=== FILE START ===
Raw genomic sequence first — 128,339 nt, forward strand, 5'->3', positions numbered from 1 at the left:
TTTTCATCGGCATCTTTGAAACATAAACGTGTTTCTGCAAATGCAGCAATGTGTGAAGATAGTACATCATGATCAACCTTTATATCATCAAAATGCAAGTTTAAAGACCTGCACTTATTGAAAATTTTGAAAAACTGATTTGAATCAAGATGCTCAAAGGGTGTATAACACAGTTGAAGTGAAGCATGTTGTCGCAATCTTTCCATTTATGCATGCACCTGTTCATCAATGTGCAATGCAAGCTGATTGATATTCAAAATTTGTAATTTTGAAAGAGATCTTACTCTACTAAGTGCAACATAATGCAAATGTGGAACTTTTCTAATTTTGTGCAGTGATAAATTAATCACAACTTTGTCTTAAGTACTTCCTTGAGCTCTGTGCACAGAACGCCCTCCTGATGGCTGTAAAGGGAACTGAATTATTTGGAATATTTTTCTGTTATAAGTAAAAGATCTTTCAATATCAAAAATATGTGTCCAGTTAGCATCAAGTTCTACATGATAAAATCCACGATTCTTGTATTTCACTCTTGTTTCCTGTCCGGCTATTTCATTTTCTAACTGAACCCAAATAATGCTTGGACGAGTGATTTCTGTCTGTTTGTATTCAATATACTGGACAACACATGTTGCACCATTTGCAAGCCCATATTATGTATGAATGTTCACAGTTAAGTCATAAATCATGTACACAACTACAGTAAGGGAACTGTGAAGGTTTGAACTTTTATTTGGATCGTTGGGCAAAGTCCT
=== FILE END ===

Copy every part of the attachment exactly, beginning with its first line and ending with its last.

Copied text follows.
Raw genomic sequence first — 128,339 nt, forward strand, 5'->3', positions numbered from 1 at the left:
TTTTCATCGGCATCTTTGAAACATAAACGTGTTTCTGCAAATGCAGCAATGTGTGAAGATAGTACATCATGATCAACCTTTATATCATCAAAATGCAAGTTTAAAGACCTGCACTTATTGAAAATTTTGAAAAACTGATTTGAATCAAGATGCTCAAAGGGTGTATAACACAGTTGAAGTGAAGCATGTTGTCGCAATCTTTCCATTTATGCATGCACCTGTTCATCAATGTGCAATGCAAGCTGATTGATATTCAAAATTTGTAATTTTGAAAGAGATCTTACTCTACTAAGTGCAACATAATGCAAATGTGGAACTTTTCTAATTTTGTGCAGTGATAAATTAATCACAACTTTGTCTTAAGTACTTCCTTGAGCTCTGTGCACAGAACGCCCTCCTGATGGCTGTAAAGGGAACTGAATTATTTGGAATATTTTTCTGTTATAAGTAAAAGATCTTTCAATATCAAAAATATGTGTCCAGTTAGCATCAAGTTCTACATGATAAAATCCACGATTCTTGTATTTCACTCTTGTTTCCTGTCCGGCTATTTCATTTTCTAACTGAACCCAAATAATGCTTGGACGAGTGATTTCTGTCTGTTTGTATTCAATATACTGGACAACACATGTTGCACCATTTGCAAGCCCATATTATGTATGAATGTTCACAGTTAAGTCATAAATCATGTACACAACTACAGTAAGGGAACTGTGAAGGTTTGAACTTTTATTTGGATCGTTGGGCAAAGTCCT